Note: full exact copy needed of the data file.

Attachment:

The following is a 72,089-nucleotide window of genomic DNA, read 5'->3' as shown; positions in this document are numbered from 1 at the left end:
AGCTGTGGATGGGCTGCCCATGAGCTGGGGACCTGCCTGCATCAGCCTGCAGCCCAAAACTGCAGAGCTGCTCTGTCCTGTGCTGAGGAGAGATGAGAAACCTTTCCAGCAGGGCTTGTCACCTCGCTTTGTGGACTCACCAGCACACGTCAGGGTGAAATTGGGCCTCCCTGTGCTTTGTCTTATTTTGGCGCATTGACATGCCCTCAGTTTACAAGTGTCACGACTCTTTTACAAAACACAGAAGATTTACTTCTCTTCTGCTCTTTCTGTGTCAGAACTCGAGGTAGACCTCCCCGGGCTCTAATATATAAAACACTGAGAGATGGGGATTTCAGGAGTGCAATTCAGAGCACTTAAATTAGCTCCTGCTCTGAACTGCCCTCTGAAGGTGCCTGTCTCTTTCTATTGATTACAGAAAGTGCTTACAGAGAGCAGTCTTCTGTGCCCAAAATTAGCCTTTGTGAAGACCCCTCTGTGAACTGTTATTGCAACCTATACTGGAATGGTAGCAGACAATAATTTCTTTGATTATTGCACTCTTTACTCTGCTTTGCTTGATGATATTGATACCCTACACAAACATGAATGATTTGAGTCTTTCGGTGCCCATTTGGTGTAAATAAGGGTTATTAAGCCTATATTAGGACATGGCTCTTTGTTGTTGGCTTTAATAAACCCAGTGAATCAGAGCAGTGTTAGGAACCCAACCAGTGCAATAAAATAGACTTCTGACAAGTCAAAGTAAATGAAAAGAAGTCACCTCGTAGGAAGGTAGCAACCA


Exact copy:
The following is a 72,089-nucleotide window of genomic DNA, read 5'->3' as shown; positions in this document are numbered from 1 at the left end:
AGCTGTGGATGGGCTGCCCATGAGCTGGGGACCTGCCTGCATCAGCCTGCAGCCCAAAACTGCAGAGCTGCTCTGTCCTGTGCTGAGGAGAGATGAGAAACCTTTCCAGCAGGGCTTGTCACCTCGCTTTGTGGACTCACCAGCACACGTCAGGGTGAAATTGGGCCTCCCTGTGCTTTGTCTTATTTTGGCGCATTGACATGCCCTCAGTTTACAAGTGTCACGACTCTTTTACAAAACACAGAAGATTTACTTCTCTTCTGCTCTTTCTGTGTCAGAACTCGAGGTAGACCTCCCCGGGCTCTAATATATAAAACACTGAGAGATGGGGATTTCAGGAGTGCAATTCAGAGCACTTAAATTAGCTCCTGCTCTGAACTGCCCTCTGAAGGTGCCTGTCTCTTTCTATTGATTACAGAAAGTGCTTACAGAGAGCAGTCTTCTGTGCCCAAAATTAGCCTTTGTGAAGACCCCTCTGTGAACTGTTATTGCAACCTATACTGGAATGGTAGCAGACAATAATTTCTTTGATTATTGCACTCTTTACTCTGCTTTGCTTGATGATATTGATACCCTACACAAACATGAATGATTTGAGTCTTTCGGTGCCCATTTGGTGTAAATAAGGGTTATTAAGCCTATATTAGGACATGGCTCTTTGTTGTTGGCTTTAATAAACCCAGTGAATCAGAGCAGTGTTAGGAACCCAACCAGTGCAATAAAATAGACTTCTGACAAGTCAAAGTAAATGAAAAGAAGTCACCTCGTAGGAAGGTAGCAACCA